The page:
Tuesday, July 10, 2007

It's all about relationships; well durr!

It was refreshing to hear Iain Duncan Smith and Ed Milliband debating the value of marriage on ‘Today’ this morning. The main point of discussion was the £20 a week tax break for married couples if one parent stayed at home to look after children, but both MPs still managed to tie themselves in knots.

Duncan Smith was asked whether the £20 was a bribe to get more people to stay together and Ed Milliband was trying to say that he thought marriage was the ‘bedrock of our society’ whilst simultaneously saying that he didn’t mind whether people were married or not. Duncan Smith obviously didn’t want to call it a bribe, but at the same time didn’t want to say that the measure was pointless and would have no effect either.

The trouble was that the discussion was framed in the context of money and ‘incentives’. Do we really think that it is possible to incentivise people to have better relationships by giving them more money? It might have some effect on the margins – if a family is on a low income it might ease the pressure of debt, which is a major factor in breakdowns; it might enable a handful of married parents that wanted to stay at home to fulfil that wish, but surely this is just tinkering at the edges. Tax policy is an extremely blunt instrument when it comes to relationships – no wonder Duncan Smith and Milliband couldn’t cut themselves out of the tangled arguments they were having.

The best way to bring up children is in the context of committed relationships. It is not the only way, but it is the best way. I know of virtually no-one who would disagree. I watch friends in stable relationships with good support networks bring up children and I wonder how they manage. I am constantly amazed by the minor miracles that lone parents perform every single day. Ask an exhausted, overstretched lone parent whether they’d like a partner to support them in bringing up their children well and you can guess what they’ll say. To mend our ‘broken society’ as the conservatives call it we need to invest in our relationships – give our time, expertise and yes money to them.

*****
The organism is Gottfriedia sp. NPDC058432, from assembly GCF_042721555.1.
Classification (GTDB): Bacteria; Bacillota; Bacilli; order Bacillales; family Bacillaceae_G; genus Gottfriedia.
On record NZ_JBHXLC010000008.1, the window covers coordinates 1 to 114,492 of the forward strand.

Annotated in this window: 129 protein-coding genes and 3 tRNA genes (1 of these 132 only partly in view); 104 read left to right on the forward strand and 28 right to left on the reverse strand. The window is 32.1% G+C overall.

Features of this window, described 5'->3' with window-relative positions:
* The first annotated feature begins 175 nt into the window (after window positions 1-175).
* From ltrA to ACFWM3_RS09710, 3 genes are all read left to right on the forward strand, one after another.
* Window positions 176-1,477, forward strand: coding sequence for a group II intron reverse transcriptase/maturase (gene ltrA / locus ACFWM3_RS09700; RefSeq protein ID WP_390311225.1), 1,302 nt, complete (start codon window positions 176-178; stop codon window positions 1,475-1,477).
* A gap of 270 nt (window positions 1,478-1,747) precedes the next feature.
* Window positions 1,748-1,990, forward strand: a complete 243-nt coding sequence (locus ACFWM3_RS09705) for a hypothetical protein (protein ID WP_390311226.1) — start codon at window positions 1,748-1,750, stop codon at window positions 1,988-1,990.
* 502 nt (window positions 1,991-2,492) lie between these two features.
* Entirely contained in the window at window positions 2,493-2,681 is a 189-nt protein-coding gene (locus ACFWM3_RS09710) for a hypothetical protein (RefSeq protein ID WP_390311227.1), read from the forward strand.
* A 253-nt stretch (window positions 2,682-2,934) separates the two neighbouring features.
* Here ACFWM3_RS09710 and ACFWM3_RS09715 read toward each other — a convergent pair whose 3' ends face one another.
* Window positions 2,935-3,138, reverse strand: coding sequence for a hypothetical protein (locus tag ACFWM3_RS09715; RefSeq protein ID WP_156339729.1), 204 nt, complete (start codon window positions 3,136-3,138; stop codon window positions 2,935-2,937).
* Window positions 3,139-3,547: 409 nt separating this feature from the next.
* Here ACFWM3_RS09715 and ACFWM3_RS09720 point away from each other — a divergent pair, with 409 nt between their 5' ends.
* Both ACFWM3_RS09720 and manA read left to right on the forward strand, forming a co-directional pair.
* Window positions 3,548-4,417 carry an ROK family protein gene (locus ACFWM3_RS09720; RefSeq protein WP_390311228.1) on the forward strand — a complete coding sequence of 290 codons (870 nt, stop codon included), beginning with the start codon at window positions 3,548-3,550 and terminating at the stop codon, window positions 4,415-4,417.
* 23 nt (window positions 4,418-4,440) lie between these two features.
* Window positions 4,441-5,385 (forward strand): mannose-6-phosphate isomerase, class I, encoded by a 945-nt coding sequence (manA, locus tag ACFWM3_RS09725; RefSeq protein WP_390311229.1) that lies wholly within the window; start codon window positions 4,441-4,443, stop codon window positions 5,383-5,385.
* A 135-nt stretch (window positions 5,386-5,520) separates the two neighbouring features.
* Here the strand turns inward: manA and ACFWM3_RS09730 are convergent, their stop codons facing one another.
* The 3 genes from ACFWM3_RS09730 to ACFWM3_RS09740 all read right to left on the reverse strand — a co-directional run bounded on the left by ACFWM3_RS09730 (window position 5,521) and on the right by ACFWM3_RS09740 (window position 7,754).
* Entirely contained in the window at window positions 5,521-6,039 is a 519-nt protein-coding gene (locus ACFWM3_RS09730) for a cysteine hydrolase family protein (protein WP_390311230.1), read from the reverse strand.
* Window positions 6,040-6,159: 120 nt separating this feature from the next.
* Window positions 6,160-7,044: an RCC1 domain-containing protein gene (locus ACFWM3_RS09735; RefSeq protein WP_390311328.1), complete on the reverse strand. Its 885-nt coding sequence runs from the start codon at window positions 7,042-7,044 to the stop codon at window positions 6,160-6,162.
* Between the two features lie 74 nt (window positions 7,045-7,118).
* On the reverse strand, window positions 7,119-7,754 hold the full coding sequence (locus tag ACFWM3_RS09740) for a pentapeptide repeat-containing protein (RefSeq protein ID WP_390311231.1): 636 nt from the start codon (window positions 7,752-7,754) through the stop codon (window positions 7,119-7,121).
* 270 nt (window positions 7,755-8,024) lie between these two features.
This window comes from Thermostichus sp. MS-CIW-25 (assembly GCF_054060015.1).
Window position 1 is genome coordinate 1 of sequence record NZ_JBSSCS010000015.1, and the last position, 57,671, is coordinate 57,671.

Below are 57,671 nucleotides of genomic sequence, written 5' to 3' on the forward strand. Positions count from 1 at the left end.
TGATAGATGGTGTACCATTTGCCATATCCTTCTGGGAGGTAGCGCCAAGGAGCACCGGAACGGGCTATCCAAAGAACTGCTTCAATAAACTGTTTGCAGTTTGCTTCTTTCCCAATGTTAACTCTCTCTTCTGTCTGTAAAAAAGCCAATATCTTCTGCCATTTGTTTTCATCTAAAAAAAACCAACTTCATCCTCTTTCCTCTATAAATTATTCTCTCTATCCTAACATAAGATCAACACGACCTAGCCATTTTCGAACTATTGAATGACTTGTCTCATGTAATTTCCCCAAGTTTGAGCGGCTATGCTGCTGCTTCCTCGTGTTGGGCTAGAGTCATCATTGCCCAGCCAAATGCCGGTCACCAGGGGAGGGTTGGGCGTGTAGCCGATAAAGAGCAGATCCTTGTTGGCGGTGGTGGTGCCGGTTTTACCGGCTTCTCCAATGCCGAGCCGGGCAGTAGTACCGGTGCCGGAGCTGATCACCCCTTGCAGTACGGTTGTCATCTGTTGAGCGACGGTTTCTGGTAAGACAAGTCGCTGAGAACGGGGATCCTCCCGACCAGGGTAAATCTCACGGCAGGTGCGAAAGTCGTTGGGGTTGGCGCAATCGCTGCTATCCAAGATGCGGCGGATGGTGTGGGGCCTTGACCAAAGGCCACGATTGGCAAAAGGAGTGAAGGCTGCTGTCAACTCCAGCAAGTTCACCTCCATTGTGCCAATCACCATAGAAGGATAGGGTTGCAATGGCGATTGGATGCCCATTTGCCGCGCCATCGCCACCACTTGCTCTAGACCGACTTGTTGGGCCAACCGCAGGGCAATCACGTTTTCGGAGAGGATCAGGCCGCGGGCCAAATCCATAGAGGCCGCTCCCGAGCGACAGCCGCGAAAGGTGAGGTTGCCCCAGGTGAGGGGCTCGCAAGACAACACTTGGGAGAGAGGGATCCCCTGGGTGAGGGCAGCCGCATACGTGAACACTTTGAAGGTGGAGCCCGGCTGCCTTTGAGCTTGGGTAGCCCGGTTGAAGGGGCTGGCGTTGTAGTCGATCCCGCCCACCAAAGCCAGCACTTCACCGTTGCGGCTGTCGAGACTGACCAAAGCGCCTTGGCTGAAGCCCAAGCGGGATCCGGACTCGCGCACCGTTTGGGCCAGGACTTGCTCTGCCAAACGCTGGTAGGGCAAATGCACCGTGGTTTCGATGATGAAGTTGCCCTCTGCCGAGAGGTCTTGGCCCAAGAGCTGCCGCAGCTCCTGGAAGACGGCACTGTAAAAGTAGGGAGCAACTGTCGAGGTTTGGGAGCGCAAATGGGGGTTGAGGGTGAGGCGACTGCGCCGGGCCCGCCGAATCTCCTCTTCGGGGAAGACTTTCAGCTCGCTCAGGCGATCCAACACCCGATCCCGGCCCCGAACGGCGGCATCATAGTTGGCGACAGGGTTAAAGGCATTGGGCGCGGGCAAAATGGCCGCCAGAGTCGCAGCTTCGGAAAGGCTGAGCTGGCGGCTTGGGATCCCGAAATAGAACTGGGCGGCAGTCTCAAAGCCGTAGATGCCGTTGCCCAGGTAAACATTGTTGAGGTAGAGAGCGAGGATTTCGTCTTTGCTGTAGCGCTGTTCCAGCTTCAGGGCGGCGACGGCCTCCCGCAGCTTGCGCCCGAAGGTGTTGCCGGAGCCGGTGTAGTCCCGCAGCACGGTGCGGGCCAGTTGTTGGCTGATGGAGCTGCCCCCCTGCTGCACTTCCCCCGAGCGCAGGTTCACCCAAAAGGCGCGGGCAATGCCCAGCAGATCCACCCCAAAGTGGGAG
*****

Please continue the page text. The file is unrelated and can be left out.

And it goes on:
The state of our relationships with our partner, family and friends is the biggest contributory factor to our happiness, but as a society we don’t systematically try and support people to deepen and strengthen them. However good our relationships are we all need to work at that and society needs to create spaces and places that people can do that – relationship health check ups, pre marriage classes, access to counselling and help before a crisis not when it’s already too late; retreat ‘time away’ weekends for couples…the list is endless.

Politicians believe that the only ‘levers’ of power they have are economic ones. Not true. We need people to lead the way in creating a culture where our relationships come first and politicians have a role to play. Bill Clinton in his 1992 election campaign famously posted the phrase “it’s the economy, stupid” – maybe now the sign should read “it’s all about relationships; well, durr.”